Childcare: Government 'should help parents spread cost'

Children at nursery The money would be in the form of vouchers for high-quality childcare

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UK parents should be able to spread the cost of childcare over as many as 20 years, according to a think tank.

The Social Market Foundation wants the government to offer up to £10,000 up front, which families would pay back in monthly contributions.

All working parents with children under school age would be eligible.

Report author Ian Mulheirn said: "The high cost of formal childcare effectively locks thousands of parents out of work each year."

Mr Mulheirn said the poorest families would benefit most from the proposal, as recent research showed that a quarter of parents on the lowest income brackets had given up their jobs because the cost of childcare was too high.

"Childcare costs impose a huge burden on families for a relatively short period of time.

"This has a real impact on families' household budgets and can mean that it's simply not viable for some parents to go to work, despite the real benefits to both their earning power and their children's development offered by formal childcare," he said.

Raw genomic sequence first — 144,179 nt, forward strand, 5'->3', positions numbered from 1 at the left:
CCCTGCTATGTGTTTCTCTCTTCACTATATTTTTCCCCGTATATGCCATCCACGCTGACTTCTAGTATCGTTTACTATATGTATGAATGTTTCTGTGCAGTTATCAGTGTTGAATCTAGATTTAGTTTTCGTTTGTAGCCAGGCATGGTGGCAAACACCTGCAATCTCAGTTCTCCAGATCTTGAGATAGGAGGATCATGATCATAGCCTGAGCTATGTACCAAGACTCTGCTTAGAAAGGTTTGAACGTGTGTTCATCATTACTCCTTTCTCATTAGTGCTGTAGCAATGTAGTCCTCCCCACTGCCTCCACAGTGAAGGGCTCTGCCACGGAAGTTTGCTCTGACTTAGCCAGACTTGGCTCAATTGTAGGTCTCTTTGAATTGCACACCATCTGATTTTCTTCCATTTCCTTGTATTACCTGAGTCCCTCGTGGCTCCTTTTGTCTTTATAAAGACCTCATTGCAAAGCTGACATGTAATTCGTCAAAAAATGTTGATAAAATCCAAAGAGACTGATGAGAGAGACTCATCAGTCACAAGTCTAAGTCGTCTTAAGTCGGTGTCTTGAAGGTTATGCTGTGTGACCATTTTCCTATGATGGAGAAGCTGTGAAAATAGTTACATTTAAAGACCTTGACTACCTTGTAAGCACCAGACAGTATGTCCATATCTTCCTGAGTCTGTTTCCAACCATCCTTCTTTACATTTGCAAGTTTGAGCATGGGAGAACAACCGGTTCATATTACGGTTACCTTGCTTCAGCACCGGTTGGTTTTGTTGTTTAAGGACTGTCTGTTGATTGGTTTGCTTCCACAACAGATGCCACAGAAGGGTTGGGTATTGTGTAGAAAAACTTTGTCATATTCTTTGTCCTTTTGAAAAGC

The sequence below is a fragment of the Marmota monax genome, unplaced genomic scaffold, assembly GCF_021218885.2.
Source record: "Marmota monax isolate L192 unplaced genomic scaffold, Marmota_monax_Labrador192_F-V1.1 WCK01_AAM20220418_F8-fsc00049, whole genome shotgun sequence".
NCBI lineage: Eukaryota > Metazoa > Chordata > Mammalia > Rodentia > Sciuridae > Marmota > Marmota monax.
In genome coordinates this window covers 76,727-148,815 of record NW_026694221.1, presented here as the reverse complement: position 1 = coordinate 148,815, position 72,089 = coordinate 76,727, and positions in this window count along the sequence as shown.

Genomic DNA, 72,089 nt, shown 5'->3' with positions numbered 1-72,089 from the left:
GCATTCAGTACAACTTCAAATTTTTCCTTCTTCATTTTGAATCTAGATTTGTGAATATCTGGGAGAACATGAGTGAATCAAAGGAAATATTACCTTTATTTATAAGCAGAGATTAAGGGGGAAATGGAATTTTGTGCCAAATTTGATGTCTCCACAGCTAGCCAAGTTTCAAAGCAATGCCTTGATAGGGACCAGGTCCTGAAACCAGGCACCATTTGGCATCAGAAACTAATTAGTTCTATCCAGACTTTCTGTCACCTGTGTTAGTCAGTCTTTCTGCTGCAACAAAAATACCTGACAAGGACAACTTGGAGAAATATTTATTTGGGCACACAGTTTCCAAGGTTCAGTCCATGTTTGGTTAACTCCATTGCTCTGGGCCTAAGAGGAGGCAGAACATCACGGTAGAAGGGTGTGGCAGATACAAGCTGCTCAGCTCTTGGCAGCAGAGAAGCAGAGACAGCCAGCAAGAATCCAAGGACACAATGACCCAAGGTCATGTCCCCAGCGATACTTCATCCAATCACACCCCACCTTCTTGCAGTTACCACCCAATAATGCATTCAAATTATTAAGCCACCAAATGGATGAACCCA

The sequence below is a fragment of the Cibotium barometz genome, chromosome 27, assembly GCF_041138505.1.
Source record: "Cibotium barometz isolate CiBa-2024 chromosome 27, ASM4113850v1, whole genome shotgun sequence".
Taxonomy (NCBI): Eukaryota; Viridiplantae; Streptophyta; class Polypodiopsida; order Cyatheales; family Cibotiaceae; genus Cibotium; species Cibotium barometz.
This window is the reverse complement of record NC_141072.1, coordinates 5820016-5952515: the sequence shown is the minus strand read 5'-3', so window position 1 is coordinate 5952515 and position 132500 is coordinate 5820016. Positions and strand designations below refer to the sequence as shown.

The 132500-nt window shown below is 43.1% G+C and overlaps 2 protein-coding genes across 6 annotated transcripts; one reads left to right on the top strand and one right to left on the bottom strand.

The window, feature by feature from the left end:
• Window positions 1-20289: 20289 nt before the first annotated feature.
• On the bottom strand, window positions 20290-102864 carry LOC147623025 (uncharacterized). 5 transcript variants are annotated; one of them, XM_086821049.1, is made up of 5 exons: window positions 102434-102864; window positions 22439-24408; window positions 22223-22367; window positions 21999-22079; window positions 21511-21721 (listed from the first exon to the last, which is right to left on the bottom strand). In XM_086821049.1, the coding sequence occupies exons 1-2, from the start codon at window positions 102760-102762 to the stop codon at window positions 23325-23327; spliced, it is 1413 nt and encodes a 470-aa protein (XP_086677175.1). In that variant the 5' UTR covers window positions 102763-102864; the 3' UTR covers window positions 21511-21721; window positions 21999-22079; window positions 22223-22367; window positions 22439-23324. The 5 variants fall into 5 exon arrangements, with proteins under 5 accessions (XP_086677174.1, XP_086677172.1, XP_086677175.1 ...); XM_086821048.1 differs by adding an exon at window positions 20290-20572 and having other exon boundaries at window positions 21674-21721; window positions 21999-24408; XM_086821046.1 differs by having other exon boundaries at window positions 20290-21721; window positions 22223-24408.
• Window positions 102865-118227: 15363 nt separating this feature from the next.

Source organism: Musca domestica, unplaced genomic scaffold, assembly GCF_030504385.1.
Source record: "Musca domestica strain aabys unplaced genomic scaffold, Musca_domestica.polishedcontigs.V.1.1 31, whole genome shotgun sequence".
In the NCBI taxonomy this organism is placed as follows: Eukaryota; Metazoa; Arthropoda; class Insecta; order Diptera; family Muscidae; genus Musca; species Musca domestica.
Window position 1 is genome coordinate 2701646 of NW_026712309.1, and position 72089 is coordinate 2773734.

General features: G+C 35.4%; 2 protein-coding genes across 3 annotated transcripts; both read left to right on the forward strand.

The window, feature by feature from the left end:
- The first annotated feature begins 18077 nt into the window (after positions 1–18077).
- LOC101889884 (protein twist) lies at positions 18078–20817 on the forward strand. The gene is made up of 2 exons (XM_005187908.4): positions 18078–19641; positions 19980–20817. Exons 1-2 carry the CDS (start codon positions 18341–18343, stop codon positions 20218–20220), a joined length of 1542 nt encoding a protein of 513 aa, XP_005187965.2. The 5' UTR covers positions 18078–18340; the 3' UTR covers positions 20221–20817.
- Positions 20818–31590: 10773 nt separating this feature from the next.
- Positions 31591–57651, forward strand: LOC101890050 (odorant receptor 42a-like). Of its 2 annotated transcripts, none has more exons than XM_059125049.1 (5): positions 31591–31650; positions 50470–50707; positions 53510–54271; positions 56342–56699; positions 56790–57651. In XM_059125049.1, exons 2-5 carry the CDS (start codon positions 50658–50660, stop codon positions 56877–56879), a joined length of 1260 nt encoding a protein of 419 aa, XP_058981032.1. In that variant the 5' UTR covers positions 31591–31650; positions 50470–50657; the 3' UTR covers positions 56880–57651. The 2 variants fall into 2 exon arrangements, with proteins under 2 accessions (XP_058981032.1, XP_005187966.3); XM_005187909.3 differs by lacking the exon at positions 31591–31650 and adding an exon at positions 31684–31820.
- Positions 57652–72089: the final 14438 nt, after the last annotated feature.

The report suggests that the money should be given to families by the government in the form of vouchers for high-quality nurseries or child minders.

The authors say this would improve the quality of childcare and boost educational attainment in children from poorer households.

'Innovative scheme'

The money would be paid back in the form of an extra tax on the income of the main earner in the household.

The authors suggest a repayment rate of 6% until families have paid off the amount in full, or after 20 years have elapsed.

Mr Mulheirn said: "By helping parents spread the cost through manageable monthly contributions, this innovative scheme can help parents do what is best for themselves and their children."

A YouGov poll of parents of preschool children showed support for the idea, with 57% saying it was a good idea and more than a quarter saying they would use the scheme if it was available.

The Daycare Trust, which campaigns for quality affordable childcare, said the proposal should be considered seriously but would not solve all the problems faced by the poorest families.

"Many families already have debt problems and will not be willing to take on more," said chief executive Anand Shukla.

"We believe that the best way of supporting parents is to increase the number of hours of free childcare for pre-school children, as well as offering financial help through the tax credit system so that all families can benefit from high-quality childcare."

The Social Market Foundation has sent a copy of the report, A Better Beginning, to the three main political parties.

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